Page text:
The Oklahoma Pardon and Parole Board has voted to recommend that Governor Kevin Stitt commute the death sentence imposed on Julius Jones (pictured) by an Oklahoma County jury in 1999 to a sentence of life in prison with the possibility of parole.

After a three-hour hearing on September 13, 2021 that featured testimony from prosecutors, defense attorneys, and family members of murder victim Paul Howell, the board voted 3-1 in favor of commutation, with one member, Scott Williams, recusing himself to avoid any appearance of a conflict arising out of a professional relationship with one of Jones’ lawyers in an unrelated matter. The Board’s recommendation for commutation now goes to Governor Kevin Stitt for a final decision.

In announcing his vote, Board Chairman Adam Luck, who was appointed by Governor Stitt, said, “I believe in death penalty cases there should be no doubts. And put simply, I have doubts about this case.” Board member Kelly Doyle said that recent developments in brain science persuaded her that the death penalty was excessive because Jones was only 19 at the time of the murder, adding that she also harbored doubts about Jones’ guilt.

“I just don’t have the words to say,” Madeline Davis-Jones, mother of Julius Jones, said after the board voted. “I don’t know how I was feeling. I was just in a good place.” Reverend Cece Jones-Davis, who has spearheaded advocacy around Jones’ case and is the Campaign Director of the Justice for Julius Campaign, issued a statement to the Religion News Service saying “Today, God won.” Jones-Davis praised the board members for their votes. “They saw the merits of the case as they are, were moved by compassion, and did the right thing. I am beyond grateful to them,” she said.

In a statement issued after the hearing, Governor Stitt’s office said: “The governor takes his role in this process seriously and will carefully consider the Pardon and Parole Board’s recommendation as he does in all cases. We will not have any further comment until the governor has made a decision.”

Jones’ case has made national headlines and inspired a movement of supporters urging his release. Jones-Davis told supporters before the clemency hearing that “[t]here are times when we will pray. But sometimes we have to get up. Sometimes we have to fight. This fight is sacred. This fight is worth fighting for.”

Whether Jones would receive a hearing at all and who would judge his application for clemency remained in doubt until shortly before the hearing itself. After the board set the hearing date, Oklahoma Attorney General John O’Connor asked the Oklahoma Court of Criminal Appeals to issue a death warrant setting Jones’ execution for October 28. Anticipating a death warrant would issue, the board tentatively scheduled a clemency hearing on October 5 to replace the commutation hearing. When the court did not set an execution date, the board prepared to conduct the September 13 hearing. Oklahoma County District Attorney David Prater then filed an emergency motion with the Oklahoma Supreme Court to recuse Luck and Doyle from participating in Jones’ hearing, alleging that they would be biased in favor of commutation because of their ties to organizations that seek to reduce incarceration rates. The court denied the motion on September 10, writing that Prater was “asking this Court to provide for a remedy that simply does not exist under Oklahoma law.”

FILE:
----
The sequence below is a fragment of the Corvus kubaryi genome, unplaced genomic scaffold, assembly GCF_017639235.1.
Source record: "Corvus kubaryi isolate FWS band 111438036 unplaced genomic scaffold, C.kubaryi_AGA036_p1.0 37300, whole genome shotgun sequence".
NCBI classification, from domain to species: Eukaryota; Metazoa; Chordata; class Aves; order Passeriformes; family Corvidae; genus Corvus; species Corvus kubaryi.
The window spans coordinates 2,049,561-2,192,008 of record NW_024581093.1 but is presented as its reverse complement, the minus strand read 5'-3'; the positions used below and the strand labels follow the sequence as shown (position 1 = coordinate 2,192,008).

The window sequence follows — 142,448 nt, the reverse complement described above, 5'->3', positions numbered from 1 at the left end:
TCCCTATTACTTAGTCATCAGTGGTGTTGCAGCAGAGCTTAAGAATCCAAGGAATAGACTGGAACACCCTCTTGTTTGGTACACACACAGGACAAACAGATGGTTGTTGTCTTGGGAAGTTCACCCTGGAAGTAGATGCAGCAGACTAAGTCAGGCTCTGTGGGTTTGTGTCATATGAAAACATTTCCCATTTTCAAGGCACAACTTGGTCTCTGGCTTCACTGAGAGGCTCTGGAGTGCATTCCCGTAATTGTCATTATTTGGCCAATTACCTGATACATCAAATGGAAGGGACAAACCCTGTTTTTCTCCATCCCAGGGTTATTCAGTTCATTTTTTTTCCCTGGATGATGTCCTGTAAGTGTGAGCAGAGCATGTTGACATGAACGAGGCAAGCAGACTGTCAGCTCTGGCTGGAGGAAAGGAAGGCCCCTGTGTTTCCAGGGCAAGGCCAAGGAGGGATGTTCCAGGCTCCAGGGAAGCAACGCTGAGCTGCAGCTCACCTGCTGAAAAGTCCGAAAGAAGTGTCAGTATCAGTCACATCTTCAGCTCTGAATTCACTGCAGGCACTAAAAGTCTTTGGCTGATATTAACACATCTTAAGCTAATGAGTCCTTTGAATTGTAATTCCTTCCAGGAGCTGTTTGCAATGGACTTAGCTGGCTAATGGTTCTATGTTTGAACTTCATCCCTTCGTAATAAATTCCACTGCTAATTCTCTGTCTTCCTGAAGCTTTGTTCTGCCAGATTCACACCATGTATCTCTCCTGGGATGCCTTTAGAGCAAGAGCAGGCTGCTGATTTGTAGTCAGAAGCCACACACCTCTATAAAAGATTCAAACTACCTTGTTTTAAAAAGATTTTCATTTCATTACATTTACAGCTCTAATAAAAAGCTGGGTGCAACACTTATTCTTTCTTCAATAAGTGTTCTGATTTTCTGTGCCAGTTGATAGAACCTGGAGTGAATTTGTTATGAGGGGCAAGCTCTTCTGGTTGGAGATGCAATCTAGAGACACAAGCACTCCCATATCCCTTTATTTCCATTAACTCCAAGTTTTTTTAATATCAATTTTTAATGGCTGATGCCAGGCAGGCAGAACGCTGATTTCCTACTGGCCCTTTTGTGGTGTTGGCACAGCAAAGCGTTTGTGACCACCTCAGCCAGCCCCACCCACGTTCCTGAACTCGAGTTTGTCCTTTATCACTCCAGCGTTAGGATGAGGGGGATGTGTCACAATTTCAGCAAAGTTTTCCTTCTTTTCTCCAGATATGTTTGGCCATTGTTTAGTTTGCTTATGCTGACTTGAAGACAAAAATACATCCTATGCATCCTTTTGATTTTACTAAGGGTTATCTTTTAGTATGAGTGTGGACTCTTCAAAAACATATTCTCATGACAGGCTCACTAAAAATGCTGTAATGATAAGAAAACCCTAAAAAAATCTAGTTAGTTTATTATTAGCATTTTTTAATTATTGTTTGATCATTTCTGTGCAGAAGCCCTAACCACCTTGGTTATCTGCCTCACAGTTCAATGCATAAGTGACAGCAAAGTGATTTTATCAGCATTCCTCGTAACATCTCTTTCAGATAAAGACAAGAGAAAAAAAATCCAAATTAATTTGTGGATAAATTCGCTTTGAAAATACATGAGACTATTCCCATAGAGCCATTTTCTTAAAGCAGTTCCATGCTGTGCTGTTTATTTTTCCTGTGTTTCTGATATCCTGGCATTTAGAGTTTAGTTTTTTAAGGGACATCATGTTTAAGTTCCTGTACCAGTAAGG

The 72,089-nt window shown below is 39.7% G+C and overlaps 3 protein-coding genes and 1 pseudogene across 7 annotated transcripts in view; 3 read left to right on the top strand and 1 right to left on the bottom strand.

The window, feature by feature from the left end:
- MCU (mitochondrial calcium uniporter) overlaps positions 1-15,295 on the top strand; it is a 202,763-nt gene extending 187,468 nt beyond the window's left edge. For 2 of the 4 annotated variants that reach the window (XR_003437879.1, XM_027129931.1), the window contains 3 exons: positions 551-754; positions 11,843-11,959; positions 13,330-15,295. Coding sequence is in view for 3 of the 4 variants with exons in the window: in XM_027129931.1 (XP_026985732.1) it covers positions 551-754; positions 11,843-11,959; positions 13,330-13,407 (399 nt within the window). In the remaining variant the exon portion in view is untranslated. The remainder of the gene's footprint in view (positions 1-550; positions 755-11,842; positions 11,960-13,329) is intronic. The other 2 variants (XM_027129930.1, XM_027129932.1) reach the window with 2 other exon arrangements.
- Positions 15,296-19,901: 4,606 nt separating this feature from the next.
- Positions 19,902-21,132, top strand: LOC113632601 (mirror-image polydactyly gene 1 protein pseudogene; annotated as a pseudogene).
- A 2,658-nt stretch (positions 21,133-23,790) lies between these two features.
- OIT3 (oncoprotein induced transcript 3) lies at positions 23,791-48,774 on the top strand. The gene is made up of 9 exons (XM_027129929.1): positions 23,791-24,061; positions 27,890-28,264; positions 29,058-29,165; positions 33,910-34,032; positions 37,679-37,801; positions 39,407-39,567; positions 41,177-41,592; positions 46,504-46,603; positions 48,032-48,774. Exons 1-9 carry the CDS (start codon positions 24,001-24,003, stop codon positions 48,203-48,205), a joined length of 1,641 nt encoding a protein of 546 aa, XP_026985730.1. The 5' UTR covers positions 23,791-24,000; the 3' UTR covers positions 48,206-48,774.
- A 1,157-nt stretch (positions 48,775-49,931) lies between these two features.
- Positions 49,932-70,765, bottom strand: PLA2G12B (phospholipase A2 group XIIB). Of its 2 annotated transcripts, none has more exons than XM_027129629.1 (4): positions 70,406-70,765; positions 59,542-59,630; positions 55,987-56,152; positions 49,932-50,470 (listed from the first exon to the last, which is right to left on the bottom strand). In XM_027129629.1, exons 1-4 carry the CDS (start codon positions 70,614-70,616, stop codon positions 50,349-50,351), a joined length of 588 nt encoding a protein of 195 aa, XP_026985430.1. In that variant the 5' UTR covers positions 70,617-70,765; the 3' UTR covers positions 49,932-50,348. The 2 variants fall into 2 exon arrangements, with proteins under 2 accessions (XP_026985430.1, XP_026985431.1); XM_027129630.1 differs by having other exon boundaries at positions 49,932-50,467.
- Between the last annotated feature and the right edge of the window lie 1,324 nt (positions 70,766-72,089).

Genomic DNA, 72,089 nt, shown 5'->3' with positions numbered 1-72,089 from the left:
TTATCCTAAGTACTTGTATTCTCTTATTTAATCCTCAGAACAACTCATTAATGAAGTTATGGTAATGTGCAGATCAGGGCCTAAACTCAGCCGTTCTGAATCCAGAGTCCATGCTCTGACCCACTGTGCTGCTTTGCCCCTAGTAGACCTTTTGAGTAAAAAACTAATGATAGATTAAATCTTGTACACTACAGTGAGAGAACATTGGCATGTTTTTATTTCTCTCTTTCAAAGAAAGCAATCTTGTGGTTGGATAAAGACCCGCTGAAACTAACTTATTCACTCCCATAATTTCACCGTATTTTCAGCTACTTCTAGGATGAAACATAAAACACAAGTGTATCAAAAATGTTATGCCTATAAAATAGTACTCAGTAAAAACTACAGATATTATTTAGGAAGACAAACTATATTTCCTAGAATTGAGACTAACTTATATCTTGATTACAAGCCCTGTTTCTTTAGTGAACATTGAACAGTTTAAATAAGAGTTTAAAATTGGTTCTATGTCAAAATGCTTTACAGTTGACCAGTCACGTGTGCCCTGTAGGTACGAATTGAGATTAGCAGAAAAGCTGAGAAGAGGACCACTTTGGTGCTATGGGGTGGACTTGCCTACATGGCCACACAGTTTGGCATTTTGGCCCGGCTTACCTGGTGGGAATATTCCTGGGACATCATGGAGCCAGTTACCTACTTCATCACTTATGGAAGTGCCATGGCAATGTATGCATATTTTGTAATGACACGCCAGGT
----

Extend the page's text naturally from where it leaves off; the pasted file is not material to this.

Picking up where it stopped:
Prater’s request was the latest in a string of prosecutorial efforts criticized as attempts to deny Jones meaningful review in the clemency process. In June 2020, the board asked then-Attorney General Mike Hunter if it was allowed to hold a commutation hearing for a death-row prisoner. An investigation by The Frontier found that former judge Allen McCall had threatened the board’s executive director, Steven Bickley, with a grand jury investigation if he scheduled a hearing a for Jones without first seeking Hunter’s approval. Bickley subsequently resigned, saying he had been “threatened for doing his job.” Prater had also unsuccessfully sought to remove Luck from an earlier stage of Jones’ hearing process.

Recounting numerous problems with the prosecution’s case, Connie Ellison, Howell’s girlfriend at the time he was killed, wrote in an op-ed in The Black Wall Street Times that she “question[ed] if the wrong person has been sitting on death row all these years. I know, without doubt, “ she said, “that Paul would not want an innocent man to be executed for his murder.” Howell’s sister Megan — who provided a description of the killer that Jones’ supporters say actually fits his co-defendant, Chris Jordan — asked the board to deny Jones’ petition. “The guilt of Julius Jones is so overwhelming we would ask the Board to see that truth, hear that truth and offer no relief to Julius Jones through these commutation hearings,” she said.

At the hearing, Jones’ lawyer Amanda Bass expressed sympathy “for the unfathomable suffering” experienced by the Howell family. “We are troubled by what happened that day,” she said. “We desire only justice.” However, she added, “justice will not be achieved by executing an innocent man. … The question this honorable Board must answer is what does justice look like?”

Bass presented the board with evidence that, while he was in prison, Jordan had confessed to Roderick Wesley that he had killed a man and that someone was doing time on death row for his crime. Jones’ prosecutors asked the Board to disregard Wesley’s testimony because of his criminal record. Noting the irony, Bass pointed out that while the prosecution asserted that defense witnesses with felony convictions are not believable, it “at the same time has asked you to credit the testimony of its central witnesses, all of whom were convicted felons and informants themselves.”